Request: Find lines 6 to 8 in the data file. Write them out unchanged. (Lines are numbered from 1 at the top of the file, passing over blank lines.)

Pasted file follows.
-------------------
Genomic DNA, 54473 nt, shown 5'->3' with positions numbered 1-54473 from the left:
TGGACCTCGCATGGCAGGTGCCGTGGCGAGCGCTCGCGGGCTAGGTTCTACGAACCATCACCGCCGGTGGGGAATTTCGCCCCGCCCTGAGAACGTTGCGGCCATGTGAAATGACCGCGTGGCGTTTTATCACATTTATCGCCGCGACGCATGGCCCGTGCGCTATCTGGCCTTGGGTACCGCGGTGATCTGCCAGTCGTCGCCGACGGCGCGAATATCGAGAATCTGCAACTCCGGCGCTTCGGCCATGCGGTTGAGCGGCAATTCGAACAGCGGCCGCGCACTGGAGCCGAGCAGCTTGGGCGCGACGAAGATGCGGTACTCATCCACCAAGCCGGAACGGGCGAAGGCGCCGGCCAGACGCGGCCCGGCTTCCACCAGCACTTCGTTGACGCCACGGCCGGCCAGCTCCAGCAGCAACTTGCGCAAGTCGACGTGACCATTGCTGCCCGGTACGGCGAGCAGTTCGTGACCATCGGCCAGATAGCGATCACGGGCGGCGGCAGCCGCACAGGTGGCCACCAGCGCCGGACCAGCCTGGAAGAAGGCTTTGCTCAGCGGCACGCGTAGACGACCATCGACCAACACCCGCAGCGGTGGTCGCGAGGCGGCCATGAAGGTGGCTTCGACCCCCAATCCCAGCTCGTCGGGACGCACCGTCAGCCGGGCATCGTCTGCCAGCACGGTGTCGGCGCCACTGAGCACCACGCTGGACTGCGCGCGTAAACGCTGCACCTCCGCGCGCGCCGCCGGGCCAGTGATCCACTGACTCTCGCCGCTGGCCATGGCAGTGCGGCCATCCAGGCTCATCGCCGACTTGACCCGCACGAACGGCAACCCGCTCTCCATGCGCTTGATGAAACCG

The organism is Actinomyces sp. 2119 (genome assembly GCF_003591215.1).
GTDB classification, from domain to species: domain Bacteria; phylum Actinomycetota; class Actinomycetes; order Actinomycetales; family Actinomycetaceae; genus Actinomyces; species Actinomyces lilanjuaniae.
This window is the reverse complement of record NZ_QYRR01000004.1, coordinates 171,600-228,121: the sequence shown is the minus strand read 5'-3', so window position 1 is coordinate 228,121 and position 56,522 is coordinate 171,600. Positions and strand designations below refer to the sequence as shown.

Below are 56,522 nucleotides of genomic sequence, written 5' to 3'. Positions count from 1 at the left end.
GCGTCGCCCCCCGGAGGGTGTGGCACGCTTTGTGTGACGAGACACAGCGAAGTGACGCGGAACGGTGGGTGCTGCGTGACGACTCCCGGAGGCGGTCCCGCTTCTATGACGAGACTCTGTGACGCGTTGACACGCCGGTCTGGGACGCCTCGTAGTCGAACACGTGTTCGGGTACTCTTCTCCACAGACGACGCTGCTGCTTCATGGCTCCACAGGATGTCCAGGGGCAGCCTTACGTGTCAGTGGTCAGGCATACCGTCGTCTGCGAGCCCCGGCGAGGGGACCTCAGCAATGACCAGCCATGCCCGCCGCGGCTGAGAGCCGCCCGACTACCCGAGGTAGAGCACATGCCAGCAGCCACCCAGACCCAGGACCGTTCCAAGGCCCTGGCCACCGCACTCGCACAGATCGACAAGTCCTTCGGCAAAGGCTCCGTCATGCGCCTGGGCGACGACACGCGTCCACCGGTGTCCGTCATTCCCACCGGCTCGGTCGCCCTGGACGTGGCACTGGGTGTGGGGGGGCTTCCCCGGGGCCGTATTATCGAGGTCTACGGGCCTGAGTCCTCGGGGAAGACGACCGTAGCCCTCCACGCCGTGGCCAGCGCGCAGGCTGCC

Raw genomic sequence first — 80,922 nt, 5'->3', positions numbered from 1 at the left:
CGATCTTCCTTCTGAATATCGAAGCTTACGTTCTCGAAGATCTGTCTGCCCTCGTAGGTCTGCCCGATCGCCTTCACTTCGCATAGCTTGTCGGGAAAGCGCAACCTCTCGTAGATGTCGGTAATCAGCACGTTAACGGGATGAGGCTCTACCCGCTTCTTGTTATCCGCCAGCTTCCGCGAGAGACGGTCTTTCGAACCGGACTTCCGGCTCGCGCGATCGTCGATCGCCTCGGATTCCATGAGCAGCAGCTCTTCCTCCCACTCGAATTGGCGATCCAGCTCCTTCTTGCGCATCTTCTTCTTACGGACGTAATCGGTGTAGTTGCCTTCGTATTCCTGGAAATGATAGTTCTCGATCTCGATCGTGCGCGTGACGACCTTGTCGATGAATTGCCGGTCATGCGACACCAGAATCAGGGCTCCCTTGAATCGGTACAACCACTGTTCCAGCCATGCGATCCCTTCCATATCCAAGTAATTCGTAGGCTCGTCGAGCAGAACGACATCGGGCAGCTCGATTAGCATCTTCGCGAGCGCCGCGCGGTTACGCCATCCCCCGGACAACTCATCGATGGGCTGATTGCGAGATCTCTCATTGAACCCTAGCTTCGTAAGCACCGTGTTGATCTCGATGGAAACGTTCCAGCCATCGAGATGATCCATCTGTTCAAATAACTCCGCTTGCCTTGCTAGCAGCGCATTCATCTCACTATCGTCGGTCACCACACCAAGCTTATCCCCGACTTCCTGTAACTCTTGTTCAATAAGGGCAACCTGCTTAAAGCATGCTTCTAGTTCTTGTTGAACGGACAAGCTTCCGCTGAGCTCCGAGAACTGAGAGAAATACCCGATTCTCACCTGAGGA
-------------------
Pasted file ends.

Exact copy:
Below are 56,522 nucleotides of genomic sequence, written 5' to 3'. Positions count from 1 at the left end.
GCGTCGCCCCCCGGAGGGTGTGGCACGCTTTGTGTGACGAGACACAGCGAAGTGACGCGGAACGGTGGGTGCTGCGTGACGACTCCCGGAGGCGGTCCCGCTTCTATGACGAGACTCTGTGACGCGTTGACACGCCGGTCTGGGACGCCTCGTAGTCGAACACGTGTTCGGGTACTCTTCTCCACAGACGACGCTGCTGCTTCATGGCTCCACAGGATGTCCAGGGGCAGCCTTACGTGTCAGTGGTCAGGCATACCGTCGTCTGCGAGCCCCGGCGAGGGGACCTCAGCAATGACCAGCCATGCCCGCCGCGGCTGAGAGCCGCCCGACTACCCGAGGTAGAGCACATGCCAGCAGCCACCCAGACCCAGGACCGTTCCAAGGCCCTGGCCACCGCACTCGCACAGATCGACAAGTCCTTCGGCAAAGGCTCCGTCATGCGCCTGGGCGACGACACGCGTCCACCGGTGTCCGTCATTCCCACCGGCTCGGTCGCCCTGGACGTGGCACTGGGTGTGGGGGGGCTTCCCCGGGGCCGTATTATCGAGGTCTACGGGCCTGAGTCCTCGGGGAAGACGACCGTAGCCCTCCACGCCGTGGCCAGCGCGCAGGCTGCC

Raw genomic sequence first — 80,922 nt, 5'->3', positions numbered from 1 at the left: